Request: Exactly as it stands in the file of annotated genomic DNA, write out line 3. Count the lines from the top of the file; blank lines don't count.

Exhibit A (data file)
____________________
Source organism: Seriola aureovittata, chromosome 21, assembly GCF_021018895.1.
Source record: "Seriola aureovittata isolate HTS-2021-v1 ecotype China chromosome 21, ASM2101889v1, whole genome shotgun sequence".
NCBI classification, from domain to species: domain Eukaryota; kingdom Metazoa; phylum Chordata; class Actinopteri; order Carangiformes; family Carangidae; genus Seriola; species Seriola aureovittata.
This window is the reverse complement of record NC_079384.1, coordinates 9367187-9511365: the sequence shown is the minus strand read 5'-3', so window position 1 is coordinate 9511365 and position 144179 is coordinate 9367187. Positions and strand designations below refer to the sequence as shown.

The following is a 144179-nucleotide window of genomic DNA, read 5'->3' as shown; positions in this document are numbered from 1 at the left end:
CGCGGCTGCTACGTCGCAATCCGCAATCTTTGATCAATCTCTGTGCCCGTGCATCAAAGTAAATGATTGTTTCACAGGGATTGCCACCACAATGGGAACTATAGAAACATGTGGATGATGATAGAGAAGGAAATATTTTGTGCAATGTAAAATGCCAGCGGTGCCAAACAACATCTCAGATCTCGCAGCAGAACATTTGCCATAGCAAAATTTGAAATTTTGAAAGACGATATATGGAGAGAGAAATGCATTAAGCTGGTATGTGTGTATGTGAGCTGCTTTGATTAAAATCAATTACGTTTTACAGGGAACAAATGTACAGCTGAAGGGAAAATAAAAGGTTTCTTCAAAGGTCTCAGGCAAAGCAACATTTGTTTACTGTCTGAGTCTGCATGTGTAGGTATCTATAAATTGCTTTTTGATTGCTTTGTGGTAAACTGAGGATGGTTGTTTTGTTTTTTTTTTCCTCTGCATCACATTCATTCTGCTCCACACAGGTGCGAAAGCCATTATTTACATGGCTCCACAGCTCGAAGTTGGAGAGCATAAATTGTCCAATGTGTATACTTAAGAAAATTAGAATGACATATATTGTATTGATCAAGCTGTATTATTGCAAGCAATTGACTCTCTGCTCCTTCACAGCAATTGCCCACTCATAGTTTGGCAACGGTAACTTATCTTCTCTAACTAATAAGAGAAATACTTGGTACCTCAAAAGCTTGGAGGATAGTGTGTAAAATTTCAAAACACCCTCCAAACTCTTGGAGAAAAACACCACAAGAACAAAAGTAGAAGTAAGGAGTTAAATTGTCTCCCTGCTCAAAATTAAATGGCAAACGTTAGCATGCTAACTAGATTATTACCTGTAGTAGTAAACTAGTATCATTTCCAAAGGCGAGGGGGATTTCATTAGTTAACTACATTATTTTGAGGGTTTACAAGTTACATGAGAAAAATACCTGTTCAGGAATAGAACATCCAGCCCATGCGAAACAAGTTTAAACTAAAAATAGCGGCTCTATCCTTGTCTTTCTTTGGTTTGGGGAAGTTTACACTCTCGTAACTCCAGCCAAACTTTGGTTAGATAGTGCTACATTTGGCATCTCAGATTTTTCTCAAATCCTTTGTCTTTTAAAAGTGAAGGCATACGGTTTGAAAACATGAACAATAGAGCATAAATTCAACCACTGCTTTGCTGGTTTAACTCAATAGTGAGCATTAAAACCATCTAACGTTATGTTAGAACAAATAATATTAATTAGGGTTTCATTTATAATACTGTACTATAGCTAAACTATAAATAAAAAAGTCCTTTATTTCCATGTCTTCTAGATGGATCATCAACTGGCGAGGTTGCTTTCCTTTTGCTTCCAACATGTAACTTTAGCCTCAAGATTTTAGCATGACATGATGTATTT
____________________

NCBI classification, from domain to species: domain Eukaryota; kingdom Metazoa; phylum Chordata; class Actinopteri; order Carangiformes; family Carangidae; genus Seriola; species Seriola aureovittata.